So we had to somehow recruit and activate millions of people in dozens of countries to demand that their leaders begin acting on behalf of all of humanity, and we quickly discovered something really thrilling. That when you make global citizenship your mission you suddenly find yourself with extraordinary allies. Extreme poverty isn’t the only problem that is fundamentally global. So are human rights, climate change, gender equality, even conflict. We found ourselves shoulder-to-shoulder with people who are passionate about tackling these inter-related issues.
So how did we build this movement and go about recruiting and rallying global citizens?
We used the universal language: Music.
We launched the Global Citizen Festival right in the heart of New York City, in Central Park and enlisted some of the world’s biggest artists to participate. And we made sure these festivals coincided with the UN General Assembly so that the leaders who need to hear our voices couldn’t escape them.
But there was a twist. You couldn’t buy a ticket. You had to earn it.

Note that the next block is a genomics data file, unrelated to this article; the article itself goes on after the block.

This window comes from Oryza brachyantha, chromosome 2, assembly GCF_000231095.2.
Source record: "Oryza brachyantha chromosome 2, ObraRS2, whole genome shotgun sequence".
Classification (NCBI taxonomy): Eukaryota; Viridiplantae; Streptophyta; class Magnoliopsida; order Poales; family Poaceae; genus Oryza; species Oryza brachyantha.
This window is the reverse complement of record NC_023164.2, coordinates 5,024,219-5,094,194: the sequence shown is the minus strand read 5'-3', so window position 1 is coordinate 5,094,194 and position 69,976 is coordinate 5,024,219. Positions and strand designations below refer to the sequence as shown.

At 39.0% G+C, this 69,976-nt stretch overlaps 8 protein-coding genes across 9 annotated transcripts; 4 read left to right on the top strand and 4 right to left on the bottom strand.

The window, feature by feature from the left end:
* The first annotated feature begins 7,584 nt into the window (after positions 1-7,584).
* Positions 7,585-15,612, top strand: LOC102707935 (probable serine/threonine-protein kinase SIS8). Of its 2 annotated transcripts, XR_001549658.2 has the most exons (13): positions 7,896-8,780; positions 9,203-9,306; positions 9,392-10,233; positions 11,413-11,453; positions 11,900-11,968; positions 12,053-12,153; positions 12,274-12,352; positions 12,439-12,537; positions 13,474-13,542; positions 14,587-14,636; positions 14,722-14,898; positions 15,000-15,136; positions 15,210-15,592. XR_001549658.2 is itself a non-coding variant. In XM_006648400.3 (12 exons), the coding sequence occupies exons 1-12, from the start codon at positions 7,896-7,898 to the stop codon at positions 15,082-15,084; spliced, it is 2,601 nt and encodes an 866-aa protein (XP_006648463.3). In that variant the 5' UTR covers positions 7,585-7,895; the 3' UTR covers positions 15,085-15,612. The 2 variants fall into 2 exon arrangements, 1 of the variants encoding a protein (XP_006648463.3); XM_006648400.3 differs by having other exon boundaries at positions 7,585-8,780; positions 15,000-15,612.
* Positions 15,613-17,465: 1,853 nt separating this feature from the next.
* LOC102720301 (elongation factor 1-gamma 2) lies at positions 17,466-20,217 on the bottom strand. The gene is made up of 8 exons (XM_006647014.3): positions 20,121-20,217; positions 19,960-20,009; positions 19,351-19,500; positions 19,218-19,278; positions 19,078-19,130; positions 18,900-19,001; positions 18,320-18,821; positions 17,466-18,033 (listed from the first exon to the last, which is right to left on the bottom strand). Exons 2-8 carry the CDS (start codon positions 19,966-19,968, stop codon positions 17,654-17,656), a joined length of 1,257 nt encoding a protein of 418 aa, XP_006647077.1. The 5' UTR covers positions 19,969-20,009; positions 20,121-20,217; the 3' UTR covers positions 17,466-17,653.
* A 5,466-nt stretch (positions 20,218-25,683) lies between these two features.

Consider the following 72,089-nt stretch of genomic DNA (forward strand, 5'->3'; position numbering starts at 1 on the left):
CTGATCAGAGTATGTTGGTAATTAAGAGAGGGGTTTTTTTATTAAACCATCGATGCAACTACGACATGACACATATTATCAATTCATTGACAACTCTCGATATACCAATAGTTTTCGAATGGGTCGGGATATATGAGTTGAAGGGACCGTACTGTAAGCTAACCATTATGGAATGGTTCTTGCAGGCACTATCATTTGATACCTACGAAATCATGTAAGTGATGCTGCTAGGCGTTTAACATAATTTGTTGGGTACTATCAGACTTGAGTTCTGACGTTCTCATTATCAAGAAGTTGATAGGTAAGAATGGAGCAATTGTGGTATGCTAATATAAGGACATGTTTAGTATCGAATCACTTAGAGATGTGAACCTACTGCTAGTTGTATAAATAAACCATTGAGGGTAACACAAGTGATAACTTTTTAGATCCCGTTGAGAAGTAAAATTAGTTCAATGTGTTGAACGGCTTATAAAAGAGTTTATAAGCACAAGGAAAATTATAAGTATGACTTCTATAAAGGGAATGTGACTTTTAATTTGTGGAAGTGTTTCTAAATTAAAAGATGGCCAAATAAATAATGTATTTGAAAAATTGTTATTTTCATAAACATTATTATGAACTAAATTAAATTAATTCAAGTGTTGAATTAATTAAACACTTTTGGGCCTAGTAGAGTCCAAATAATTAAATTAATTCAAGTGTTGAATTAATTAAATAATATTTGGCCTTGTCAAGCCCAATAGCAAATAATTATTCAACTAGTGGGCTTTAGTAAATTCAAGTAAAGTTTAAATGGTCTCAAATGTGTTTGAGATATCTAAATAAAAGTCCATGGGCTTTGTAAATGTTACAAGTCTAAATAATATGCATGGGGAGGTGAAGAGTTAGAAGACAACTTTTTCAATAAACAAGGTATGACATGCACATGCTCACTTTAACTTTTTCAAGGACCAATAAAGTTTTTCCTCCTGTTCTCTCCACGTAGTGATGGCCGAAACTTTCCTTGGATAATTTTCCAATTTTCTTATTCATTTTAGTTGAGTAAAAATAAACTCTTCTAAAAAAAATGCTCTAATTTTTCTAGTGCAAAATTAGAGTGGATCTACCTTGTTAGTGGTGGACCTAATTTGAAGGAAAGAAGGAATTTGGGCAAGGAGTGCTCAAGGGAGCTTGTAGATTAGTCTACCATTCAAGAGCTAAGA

You had to take action on behalf of a global cause, and only when you’ve done that, could you qualify for a ticket. Activism is the currency.
I have no interest in global citizenship as just a feel-good thing. For me, citizenship means you have to act. And so that’s what we required. And amazingly it worked. Last year more than 155,000 people in the NY area earned enough points to qualify to attend. Globally people have signed up in over 150 countries, and last year more than 100,000 new global citizens signed up each and every week.
With the support of amazing partners like Comcast NBCUniversal and MSNBC we are able to run an amazing Festival. Citizens continue to sign up around the world. We’ve scored big policy wins.